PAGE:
In 1454, Philip the Good, third Duke of Burgundy, held a court banquet in Lille of unparalleled opulence known as the Feast of the Pheasant. Tables were crowded not only with food but also with fountains, statues, moving boats and other fantastical objects. Guests and professional performers provided musical and theatrical events and, at the climax of the feast, an elephant bearing a Saracen heralded a masque on the theme of the Holy Church.
In her intriguing book on late-medieval banquets, the art historian Christina Normore uses this feast as a recurring point of reference in a catalogue of feasts, mostly historical events held in Burgundy in the 14th and 15th centuries. Reading the feasts and their visual representations semiotically as texts that encode social, political and cultural meanings, Normore gives us a rich diet of Burgundian court practice.
The main theme of the book is the interpretation of banquets as a kind of performance art. With their lavish entremets, masques and marvels fashioned by cooks, craftsmen and dramaturges and featuring all manner of ingenious stage props, illusions and automations, the banquets construct a complex relationship between spectacle and spectators. The roast hen wearing a miniature knight’s helmet of gold leaf and sitting astride a baked piglet may allude to fabled animals such as Chaucer’s Chanticleer in the Nun’s Priest’s Tale, but it can also be read as a playful satire on chivalric pretension. Unlike modern theatre, the dinner guests were expected to interact with players or objects in performed scenarios or even to take on costumed roles themselves, collapsing the boundary between audience and event.
Occasionally the spectacle overwhelmed the spectators. At a wedding feast attended by the French king Charles VI in 1393, the aristocratic audience was entertained by a group of noblemen, dressed in “wild man” costumes of flax and tar, who rampaged madly around the hall in a mocking imitation of unbridled sexuality. As Jean Froissart recorded in his Chroniques, the proximity of flaming torches to the performers turned the entertainment into a tragedy: four men burned to death before the horrified eyes of the audience.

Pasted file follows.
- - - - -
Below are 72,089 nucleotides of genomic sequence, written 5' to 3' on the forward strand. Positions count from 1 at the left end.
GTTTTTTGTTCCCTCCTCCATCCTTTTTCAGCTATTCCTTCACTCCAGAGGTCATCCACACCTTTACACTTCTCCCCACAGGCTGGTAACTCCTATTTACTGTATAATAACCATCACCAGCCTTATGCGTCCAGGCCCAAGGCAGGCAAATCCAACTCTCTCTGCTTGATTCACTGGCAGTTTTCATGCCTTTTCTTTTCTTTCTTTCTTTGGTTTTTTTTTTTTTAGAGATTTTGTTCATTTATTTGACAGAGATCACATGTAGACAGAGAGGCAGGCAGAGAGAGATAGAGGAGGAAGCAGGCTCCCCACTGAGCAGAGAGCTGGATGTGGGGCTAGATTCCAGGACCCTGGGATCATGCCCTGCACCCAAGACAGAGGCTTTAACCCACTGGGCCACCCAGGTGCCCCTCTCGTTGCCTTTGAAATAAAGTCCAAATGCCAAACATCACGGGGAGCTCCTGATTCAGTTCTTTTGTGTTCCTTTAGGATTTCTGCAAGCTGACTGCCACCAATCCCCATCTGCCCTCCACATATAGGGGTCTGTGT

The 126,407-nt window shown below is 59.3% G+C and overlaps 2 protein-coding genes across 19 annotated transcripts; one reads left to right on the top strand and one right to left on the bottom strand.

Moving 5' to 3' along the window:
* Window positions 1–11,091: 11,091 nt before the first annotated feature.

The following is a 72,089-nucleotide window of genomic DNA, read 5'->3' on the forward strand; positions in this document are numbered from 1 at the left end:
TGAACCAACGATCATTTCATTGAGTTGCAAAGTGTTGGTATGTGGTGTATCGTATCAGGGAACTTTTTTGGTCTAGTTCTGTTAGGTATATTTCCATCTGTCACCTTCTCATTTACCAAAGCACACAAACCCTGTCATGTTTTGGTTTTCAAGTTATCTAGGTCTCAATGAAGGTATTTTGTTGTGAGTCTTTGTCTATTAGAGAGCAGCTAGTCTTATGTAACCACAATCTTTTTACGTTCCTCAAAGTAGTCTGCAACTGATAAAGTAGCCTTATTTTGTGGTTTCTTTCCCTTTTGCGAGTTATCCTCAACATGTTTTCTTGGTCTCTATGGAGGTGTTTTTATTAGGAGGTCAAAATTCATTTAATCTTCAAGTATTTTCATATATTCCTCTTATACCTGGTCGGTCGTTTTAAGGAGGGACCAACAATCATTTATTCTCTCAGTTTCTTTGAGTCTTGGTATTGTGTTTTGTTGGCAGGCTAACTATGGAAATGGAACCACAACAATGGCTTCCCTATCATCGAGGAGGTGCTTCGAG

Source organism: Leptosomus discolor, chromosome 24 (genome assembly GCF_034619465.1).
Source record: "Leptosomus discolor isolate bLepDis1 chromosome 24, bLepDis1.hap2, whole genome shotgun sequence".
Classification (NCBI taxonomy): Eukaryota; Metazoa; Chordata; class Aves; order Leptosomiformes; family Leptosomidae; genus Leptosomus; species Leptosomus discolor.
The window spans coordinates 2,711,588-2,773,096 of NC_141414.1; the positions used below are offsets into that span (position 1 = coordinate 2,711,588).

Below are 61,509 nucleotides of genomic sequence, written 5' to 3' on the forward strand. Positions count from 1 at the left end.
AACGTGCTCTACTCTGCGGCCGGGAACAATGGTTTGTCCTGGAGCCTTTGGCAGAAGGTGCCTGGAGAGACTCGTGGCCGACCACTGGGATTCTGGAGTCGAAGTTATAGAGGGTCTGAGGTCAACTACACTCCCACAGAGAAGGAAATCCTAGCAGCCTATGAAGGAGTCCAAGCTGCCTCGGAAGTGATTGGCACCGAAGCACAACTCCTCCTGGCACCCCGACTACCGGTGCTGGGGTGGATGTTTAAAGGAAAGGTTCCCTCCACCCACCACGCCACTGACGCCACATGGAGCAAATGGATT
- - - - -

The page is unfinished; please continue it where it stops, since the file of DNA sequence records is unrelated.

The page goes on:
Normore makes a persuasive case for the educational function of court banquets as part of the miroir tradition of leadership training for the nobility. Referring to ethical and religious norms that were communicated to the upper levels of society through the reception of Aristotelian texts and Christian preaching, she identifies the vices and virtues that are foregrounded in visual representations of feasts. Temperance, a key virtue of princely manuals such as the 13th-century Somme le roi, is often illustrated with images of dining where food and wine are measured out in careful portions. Gluttony, on the other hand, is depicted (in one of the Somme manuscripts) as a greedy diner with a stream of blue vomit erupting from his mouth while his hand reaches out greedily for more food, a striking precursor of Monty Python’s Mr Creosote.
Another significant aspect of feasting, both as phenomenon and as representation, is its political function, providing opportunities for aristocratic display and propaganda. Describing the entremets of the Holy Church presented during the Feast of the Pheasant, Normore explains the power of this allegorical performance to transform its spectators into participants by persuading them to sign up to the crusade initiated by the host, Philip the Good. The Christmas feasts held in Paris in 1420 by Charles VI of France and his son-in-law Henry V were interpreted by contemporary writers as signifiers of their relative political standing at that time: while Charles quietly entertained minor nobility in the small palace of Saint-Pol, Henry V, newly married to Catherine of Valois, held a glittering feast in the Louvre surrounded by a retinue of high-status guests and the best of everything.
Capturing the glamour and excess of medieval feasting, Normore draws on evidence from historical chronicles, literary texts and, above all, visual images, engaging us as spectators of historical events and participants in their textual deconstruction. A selection of black and white images illustrates the many connections between feasting, emotion and art. Sometimes overwritten but never dull, A Feast for the Eyes makes an original contribution to the growing number of cultural histories of food and its consumption.
Helen Fulton is professor of medieval literature, University of Bristol.
A Feast for the Eyes: Art, Performance, and the Late Medieval Banquet
By Christina Normore
University of Chicago Press 272pp, £38.50
ISBN 9780226242200 and 2347 (e-book)
Published 8 June 2015